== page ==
Von experten geprüfte bildungsaktivitäten

Die Space Awareness-Aktivitäten wurden nach den beliebtesten Weltraumthemen im schulischen Lehrplan ausgewählt. Diese Themen wurden mit einer Umfrage unter Pädagogen in zehn europäischen Ländern und Südafrika im Jahr 2015 ermittelt. Sämtliche Ressourcen wurden von einem Pädagogen und einem Wissenschaftler begutachtet und werden von Lehrkräften und Pädagogen aus ganz Europa und darüber hinaus getestet und optimiert. Wenn Sie sich an den Tests beteiligen möchten, wenden Sie sich bitte an uns.

There is a chronic underrepresentation in Europe of children from migrant communities that choose to pursue careers in science, technology and engineering. Consequently an enormous reservoir of untapped talent exists that could be potentially mobilised for the benefit of society. The Space Awareness Programme is therefore devoting special attention to reaching out to schoolchildren in migrant. We regard it as important to show children in these communities that they belong to a rich heritage of distinguished scientists who helped shape the global history of astronomy and space sciences during the Islamic Golden Ages and beyond. The recent influx of refugees to Europe from the Middle East and Africa, the majority of which are Moslem, makes the need for such an approach more acute. Thus, more than ever it is necessary to build a bridge between the Islamic culture and Latin Europe. One way of doing this is to identify common roots between these apparently two different worlds. Astronomy as a field of knowledge common to humankind seems to be ideal to build this bridge. In this sense, the present astronomical heritage kit “The journey of the ideas” and its corresponding handbook will contribute to fill the 1000 years gap in the history of science by showing concrete examples of the influence of Islamic science on the development of modern astronomy, optics and space sciences. - Journey of Ideas author: Dr. Cecilia Scorza, Haus der Astronomy -
Chapter 1 - Introduction to the Journey of Ideas
Since the dawn of history, astronomy has played an important role in human development. The beauty, regularity and persistency of the starry night sky have been a source of wonderment. The ability to predict the motions of the Sun, planets and stars were decisive factors in the emergence of agriculture and navigation in early civilisations. Mathematics, geometry and the first measuring instruments were developed and used to accurately track stars in the sky. The interplay between observations and explanations triggered ideas that eventually led to the development of modern astronomy and space exploration. These ideas were however not developed in a single place and time, but made a long journey through many regions, where they met other ideas from other cultures, became enriched and triggered new ideas. This is the story of this journey.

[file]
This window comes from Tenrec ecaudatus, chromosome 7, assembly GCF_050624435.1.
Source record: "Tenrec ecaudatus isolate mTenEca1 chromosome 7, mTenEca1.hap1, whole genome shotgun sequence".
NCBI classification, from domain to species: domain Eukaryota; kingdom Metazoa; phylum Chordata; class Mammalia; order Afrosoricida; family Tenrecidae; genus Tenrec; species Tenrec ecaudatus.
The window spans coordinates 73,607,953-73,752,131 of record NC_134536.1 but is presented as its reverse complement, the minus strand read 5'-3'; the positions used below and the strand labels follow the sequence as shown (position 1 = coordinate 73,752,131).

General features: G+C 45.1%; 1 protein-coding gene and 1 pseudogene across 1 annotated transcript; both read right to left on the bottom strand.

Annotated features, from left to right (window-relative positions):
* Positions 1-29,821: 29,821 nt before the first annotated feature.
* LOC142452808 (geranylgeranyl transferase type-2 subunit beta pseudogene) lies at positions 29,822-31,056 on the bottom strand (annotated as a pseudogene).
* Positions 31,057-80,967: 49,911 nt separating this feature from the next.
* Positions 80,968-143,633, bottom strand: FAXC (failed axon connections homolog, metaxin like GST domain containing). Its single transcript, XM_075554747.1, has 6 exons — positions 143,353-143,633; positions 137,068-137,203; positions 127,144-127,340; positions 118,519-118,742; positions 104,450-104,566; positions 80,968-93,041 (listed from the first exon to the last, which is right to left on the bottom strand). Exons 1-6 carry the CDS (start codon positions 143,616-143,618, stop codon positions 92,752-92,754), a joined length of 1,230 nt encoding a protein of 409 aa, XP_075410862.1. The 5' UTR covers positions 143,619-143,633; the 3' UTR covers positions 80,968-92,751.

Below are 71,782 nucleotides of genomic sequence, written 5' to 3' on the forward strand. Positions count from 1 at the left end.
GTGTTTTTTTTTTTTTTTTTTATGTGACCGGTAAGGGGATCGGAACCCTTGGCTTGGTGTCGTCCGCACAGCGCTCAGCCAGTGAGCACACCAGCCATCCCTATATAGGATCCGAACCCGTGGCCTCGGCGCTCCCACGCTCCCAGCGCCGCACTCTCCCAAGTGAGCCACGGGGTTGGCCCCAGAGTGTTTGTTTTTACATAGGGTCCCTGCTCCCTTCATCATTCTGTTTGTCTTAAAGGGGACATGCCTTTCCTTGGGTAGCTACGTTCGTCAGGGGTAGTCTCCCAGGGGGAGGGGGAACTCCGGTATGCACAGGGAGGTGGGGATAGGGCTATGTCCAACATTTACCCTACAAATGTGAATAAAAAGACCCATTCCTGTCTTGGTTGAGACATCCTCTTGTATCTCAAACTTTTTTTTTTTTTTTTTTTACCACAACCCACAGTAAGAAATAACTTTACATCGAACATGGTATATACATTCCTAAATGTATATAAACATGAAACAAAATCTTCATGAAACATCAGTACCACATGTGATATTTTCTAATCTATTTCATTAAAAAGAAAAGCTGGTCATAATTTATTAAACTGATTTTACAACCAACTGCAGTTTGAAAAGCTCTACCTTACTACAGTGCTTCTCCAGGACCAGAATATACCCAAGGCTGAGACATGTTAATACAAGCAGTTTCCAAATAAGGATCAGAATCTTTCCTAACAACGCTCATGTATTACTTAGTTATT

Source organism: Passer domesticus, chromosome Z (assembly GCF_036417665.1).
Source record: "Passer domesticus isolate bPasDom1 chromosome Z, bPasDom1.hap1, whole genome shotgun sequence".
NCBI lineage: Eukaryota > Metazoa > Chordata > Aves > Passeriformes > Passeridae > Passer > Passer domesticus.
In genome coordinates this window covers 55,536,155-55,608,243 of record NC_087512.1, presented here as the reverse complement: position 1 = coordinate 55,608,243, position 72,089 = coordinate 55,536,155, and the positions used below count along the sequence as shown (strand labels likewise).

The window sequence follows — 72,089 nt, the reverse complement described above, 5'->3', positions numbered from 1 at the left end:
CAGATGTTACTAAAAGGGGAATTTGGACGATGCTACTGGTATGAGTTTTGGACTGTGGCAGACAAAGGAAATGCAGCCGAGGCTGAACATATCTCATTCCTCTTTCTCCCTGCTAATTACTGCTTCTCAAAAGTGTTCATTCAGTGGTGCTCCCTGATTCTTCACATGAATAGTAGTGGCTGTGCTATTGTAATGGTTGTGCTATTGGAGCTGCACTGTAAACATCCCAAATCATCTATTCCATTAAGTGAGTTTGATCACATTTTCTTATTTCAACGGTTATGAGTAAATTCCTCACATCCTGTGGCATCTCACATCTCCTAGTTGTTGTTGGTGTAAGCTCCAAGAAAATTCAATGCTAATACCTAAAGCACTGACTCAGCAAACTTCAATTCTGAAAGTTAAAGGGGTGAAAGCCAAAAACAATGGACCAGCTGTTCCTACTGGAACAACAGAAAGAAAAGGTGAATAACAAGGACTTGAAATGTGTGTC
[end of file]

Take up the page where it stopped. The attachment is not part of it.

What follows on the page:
Chapter 2 - The Rise of Astronomy as a Science
Many ancient cultures made use of the periodic movement of the stars to measure time and make calendars. These were used to fix the time of religious festivities, for letting farmers know when to plant crops, and even for the collection of taxes. Thus, for many centuries many old civilisations - including the Babylonians, Egyptians, Chinese, Indians and Mayans - developed and used astronomy for practical purposes. However, something very special happened 600 BCE in the city of Miletus (today´s Turkey). Since then, exploring nature, the night sky and mathematics became a fascinating endeavor independently of any practical applications. Knowledge itself became highly valuable.
Chapter 3 - The Long Way to Baghdad: Gathering and Translating Knowledge
From the 7th Century CE, at the same speed in which the Islamic empire spread from the Arabian Peninsula to the East as well as to the West extending over Egypt, whole North Africa and the Iberian Peninsula, knowledge in the fields of medicine, mathematics, physics, astronomy and engineering also spread. Arabic became the language of science, the huge empire turned into a connected corridor to develop, exchange and communicate knowledge.
Chapter 4 - The Birth of the Astronomical Ideas
Since the dawn of history our ancestors observed the sky that led to the discovery of the periodicity of sky phenomena. They noticed that the Sun rose and set periodically. The Moon changed its shape, and the shapes repeated. Groups of stars were visible sometimes and disappeared to become visible again at a later time. The Sumerians, who lived in Mesopotamia, assigned gods to the planets and observed their motions in the sky. Like in other polytheistic cultures, the Sumerians projected their gods onto the sky, making them responsible for all earthy events including weather, earthquakes, rain, birth and death. In 2500 BCE, priests in Babylon (Iraq at present) and Egypt continued with the Sumerian tradition and recorded their observations. Later on they started to make use of the observed regularity in the sky to measure time and to make calendars. Astronomical observations were used for fixing the time of religious festivals, for the time of prayer, for letting farmers know when to plant crops, for helping sailors to navigate their ships and find the way back home, and even for the time to collect taxes. Thus, for many centuries in different cultures astronomy and mathematics were used as a practical tool linked not only to religion but also to daily life.
Chapter 5 - Meet Four Islamic Scholars of the Islamic Golden Ages
Meet the following four scholars of the Islamic world, who provided great Islamic contributions to the development of astronomy: the astronomer Al-Sufi from Rayy (Persia), the instrument maker Miriam al-Astrulabi from Allepo (Syria), the physicist Ibn al-Haytham from Basra (Iraq) and the founder of the first university of the world Fatima al-Fihri in Fez (Morocco).